U.S. climate highlights: Year-to-date (January-September)
Jan-Aug 2015 Temperature Departure from Average (top)
and Precipitation Departure from Average (bottom)
- The year-to-date contiguous U.S average temperature was 56.9°F, 1.9°F above the 20th century average, the eighth warmest on record. This was also the warmest year-to-date since 2012. Above-average temperatures were observed in the West and Southeast. Overall, 13 states, including Alaska, were much warmer than average. California, Nevada, Oregon, and Washington were each record warm with temperatures more than 4.0°F above the 20th century average. Below-average temperatures were observed in the Midwest and Northeast.
- The year-to-date precipitation total for the contiguous U.S. was 24.23 inches, 1.03 inches above the 20th century average, and the 32nd wettest on record. Above-average precipitation was observed across the central US, where Kentucky, New Mexico, Oklahoma, and Texas were much wetter than average. No state was record wet for the year-to-date.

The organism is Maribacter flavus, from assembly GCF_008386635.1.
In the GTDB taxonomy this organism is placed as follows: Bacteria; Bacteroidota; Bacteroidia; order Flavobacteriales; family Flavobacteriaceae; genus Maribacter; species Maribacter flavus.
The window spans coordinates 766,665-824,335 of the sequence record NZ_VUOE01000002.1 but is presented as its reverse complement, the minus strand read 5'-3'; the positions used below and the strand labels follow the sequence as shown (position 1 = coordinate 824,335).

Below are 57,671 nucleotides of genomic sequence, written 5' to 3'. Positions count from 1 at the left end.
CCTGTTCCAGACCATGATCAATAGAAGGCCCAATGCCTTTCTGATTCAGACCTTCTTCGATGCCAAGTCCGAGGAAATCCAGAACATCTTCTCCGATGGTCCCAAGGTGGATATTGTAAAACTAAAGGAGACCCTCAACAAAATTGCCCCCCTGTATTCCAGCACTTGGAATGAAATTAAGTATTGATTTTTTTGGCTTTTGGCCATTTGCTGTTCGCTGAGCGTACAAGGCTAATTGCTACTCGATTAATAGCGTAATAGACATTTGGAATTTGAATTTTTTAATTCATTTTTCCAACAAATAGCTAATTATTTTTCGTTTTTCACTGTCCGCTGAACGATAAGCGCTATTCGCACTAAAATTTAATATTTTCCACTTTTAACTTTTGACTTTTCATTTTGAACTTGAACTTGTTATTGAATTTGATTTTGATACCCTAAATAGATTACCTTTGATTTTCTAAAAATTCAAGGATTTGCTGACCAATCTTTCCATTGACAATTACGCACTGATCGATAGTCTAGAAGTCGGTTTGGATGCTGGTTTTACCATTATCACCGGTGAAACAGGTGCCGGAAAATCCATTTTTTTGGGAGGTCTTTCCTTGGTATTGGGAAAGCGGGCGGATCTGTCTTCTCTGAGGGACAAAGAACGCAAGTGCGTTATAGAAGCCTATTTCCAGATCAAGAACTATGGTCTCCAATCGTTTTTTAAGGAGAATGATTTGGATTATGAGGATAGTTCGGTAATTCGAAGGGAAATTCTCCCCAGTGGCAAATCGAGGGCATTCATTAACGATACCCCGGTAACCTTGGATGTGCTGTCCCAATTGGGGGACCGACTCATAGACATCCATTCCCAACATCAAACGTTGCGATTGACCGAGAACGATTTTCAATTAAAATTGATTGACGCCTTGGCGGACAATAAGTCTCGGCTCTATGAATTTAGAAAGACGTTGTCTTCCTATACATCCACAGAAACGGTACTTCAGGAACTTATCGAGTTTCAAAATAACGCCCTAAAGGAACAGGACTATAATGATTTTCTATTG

- Below-average precipitation was observed along both coasts. California, Connecticut, and Oregon each had precipitation totals that were much below average. California had its fourth driest year-to-date receiving about half its average precipitation.
- The U.S. Climate Extremes Indes (USCEI) for the year-to-date was 25 percent above average and the 23rd highest value on record. On the national scale, extremes in warm maximum and minimum temperatures, one-day precipitation totals, and days with precipitation were much above average. The USCEI is an index that tracks extremes (falling in the upper or lower 10 percent of the record) in temperature, precipitation, land-falling tropical cyclones, and drought across the contiguous United States.
For extended analysis of regional temperature and precipitation patterns, as well as extreme events, please see our full report that will be released on October 15th.